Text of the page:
Fresh ingredients adding zing as Navy whips up a winner

Freshmen making impact as Mids' youngest team off to 3-2 start, best since '96

College Football

October 09, 2003|By Gary Lambrecht | Gary Lambrecht,SUN STAFF

Everything has happened so quickly for Navy freshman safety Kevin Newsome.

One minute, he was winding up his days at Raines High School in Jacksonville, Fla. The next, he was battling the rugged, two-month academy introduction known as plebe summer.

Then, suddenly, Newsome was playing before crowds exceeding 30,000, in games more fast-paced than anything he had ever known.

"It's a process of getting out there, tasting it, seeing how fast everybody was running around," Newsome said. "It seems like a dream, with how fast it's happened."

Newsome is far from alone in Annapolis, where youth is making an unusual play and fueling Navy's resurgence.

Second-year coach Paul Johnson has the Midshipmen (3-2) off to their best start since 1996, which was the last time Navy made it to a bowl game. From the outset of the season, Johnson did not hide the notion that the kids would have a presence on his team, and his plan is on schedule.

This is the youngest team in the history of Navy, where there is no such thing as a redshirt freshman, where first-year players typically spend their inaugural seasons on the junior varsity squad.

The varsity has dressed no fewer than 12 freshmen this fall. The Mids dressed a record 15 first-year players for Saturday's 28-25 upset victory over Air Force, a win that put Navy in position to win its first Commander in Chief's Trophy (awarded to the major service academy team with the best record each season) in 22 years and has it aiming for its first winning season since 1997.

Six freshmen already have made significant contributions, including outside linebacker David Mahoney, cornerback Keenan Little, wide receiver Jason Tomlinson, slot back Trey Hines, kickoff return man Brian Hampton and Newsome, who backs up junior free safety Josh Smith.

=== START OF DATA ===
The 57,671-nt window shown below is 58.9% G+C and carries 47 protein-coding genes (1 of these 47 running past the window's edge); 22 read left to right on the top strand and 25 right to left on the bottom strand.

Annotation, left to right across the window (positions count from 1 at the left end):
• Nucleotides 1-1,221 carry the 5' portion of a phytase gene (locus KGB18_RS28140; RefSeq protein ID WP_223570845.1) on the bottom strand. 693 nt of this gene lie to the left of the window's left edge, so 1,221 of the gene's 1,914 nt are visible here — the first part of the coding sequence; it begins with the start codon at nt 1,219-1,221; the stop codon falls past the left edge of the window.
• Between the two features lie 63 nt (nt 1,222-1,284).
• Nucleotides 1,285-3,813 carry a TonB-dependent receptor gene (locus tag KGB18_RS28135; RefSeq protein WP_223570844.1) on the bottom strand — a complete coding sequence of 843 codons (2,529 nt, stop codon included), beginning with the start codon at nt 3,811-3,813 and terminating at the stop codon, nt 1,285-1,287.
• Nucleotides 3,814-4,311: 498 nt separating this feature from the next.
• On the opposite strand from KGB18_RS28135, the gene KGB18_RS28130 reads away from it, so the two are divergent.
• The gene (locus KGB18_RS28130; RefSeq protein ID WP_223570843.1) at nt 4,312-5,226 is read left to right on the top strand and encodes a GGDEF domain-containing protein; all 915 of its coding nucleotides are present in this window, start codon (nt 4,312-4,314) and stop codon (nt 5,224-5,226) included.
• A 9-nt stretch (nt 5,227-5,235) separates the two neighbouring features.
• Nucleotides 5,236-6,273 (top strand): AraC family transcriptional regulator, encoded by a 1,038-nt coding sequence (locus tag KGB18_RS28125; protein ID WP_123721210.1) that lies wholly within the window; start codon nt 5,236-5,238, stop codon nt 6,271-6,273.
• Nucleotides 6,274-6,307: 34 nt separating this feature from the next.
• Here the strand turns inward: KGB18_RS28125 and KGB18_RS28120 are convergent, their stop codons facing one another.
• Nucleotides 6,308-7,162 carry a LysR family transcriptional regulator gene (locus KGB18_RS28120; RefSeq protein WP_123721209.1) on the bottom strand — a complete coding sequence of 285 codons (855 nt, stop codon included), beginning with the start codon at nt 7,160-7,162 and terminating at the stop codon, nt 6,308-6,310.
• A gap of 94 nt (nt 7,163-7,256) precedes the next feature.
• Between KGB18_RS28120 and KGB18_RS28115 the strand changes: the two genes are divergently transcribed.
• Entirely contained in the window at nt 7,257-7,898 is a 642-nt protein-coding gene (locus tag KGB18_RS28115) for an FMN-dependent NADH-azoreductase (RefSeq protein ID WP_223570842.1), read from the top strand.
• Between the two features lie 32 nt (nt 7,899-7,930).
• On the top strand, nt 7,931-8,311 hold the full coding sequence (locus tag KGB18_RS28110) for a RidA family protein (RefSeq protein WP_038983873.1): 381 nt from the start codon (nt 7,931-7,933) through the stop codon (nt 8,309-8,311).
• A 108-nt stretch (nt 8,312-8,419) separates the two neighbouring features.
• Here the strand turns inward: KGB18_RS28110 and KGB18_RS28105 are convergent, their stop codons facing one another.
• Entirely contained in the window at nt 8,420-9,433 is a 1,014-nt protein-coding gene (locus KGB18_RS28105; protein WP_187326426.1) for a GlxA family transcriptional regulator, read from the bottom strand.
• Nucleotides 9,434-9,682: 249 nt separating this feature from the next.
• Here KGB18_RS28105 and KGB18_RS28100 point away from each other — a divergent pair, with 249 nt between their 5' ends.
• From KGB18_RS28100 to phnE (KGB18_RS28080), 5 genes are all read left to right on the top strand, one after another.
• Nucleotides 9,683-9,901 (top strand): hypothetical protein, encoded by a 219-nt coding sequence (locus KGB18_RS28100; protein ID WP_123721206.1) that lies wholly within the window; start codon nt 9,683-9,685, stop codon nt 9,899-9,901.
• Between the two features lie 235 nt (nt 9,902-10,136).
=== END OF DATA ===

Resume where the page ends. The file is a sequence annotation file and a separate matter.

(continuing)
"In some positions, we've got young guys who have the ability to play," said Johnson. "We've also got some who probably need more time [on the sideline], but they're playing out of necessity. If the kid can play, I don't care what class he's in. You've got to play the best players, regardless of the class."

The early investments already are producing notable returns. On Saturday, Mahoney became the first freshman starter at Navy in three years. He responded by producing 11 tackles, easily a career high.

"[Mahoney] got every experience you could get," said senior linebacker Eddie Carthan, a co-captain. "He had a pulling guard hitting him, he almost got wiped out on the kickoff team, had to come out for a play or two to get his head right, and got back in there."

During one sequence, while veteran cornerback Vaughn Kelly and Smith were nursing injuries, Navy's 3-4 defense featured Mahoney, Little and Newsome, who appears set to start at Vanderbilt in place of Smith. Although he finished the Air Force game, Smith will miss at least one game with an undisclosed ailment.

Newsome and Little each have recorded six tackles in limited duty. And Little, who earned the nickel back spot coming out of summer camp, represents a recruiting prize at the academy.

He turned down scholarship offers from Wake Forest and Clemson, opting for the chance to pursue an aerospace engineering degree and possible military career.

"It says so much about them when they are able to handle a system that quickly and come in after plebe summer and be able to contribute when a game like Air Force is on the line," Navy defensive coordinator Buddy Green said. "They have goals set and priorities in order."

Hampton needed just one month to become one of the Midshipmen's kickoff return men.

Tomlinson, who might already be the smoothest and most fundamentally sound receiver on the team, caught Navy's first pass reception of the year, then added a 47-yarder in the season-opening, 37-10 victory over VMI. He also has become the team's prime punt returner.

Then there is Hines, who is quickly gaining a grasp of the spread option offense and is the fastest slot back on the team. He has touched the ball four times and has scored two touchdowns on runs of 17 of 20 yards.

"It's definitely surreal," Hines said.

To senior quarterback Craig Candeto, the emergence of Tomlinson and Hines is quite real.

"If a guy comes out during his plebe summer and playing with us in two-a-days, that shows a lot," Candeto said. "This is a tough offense to learn, and they are putting in the time. As they've gotten their legs back, they're just getting better and better."

Next for Navy

Matchup: Navy (3-2) vs. Vanderbilt (1-5)

Site: Vanderbilt Stadium, Nashville, Tenn.

When: Saturday, 2 p.m.

Radio: WJFK (1300 AM), WNAV (1430 AM)

Line: Vanderbilt by 5 1/2

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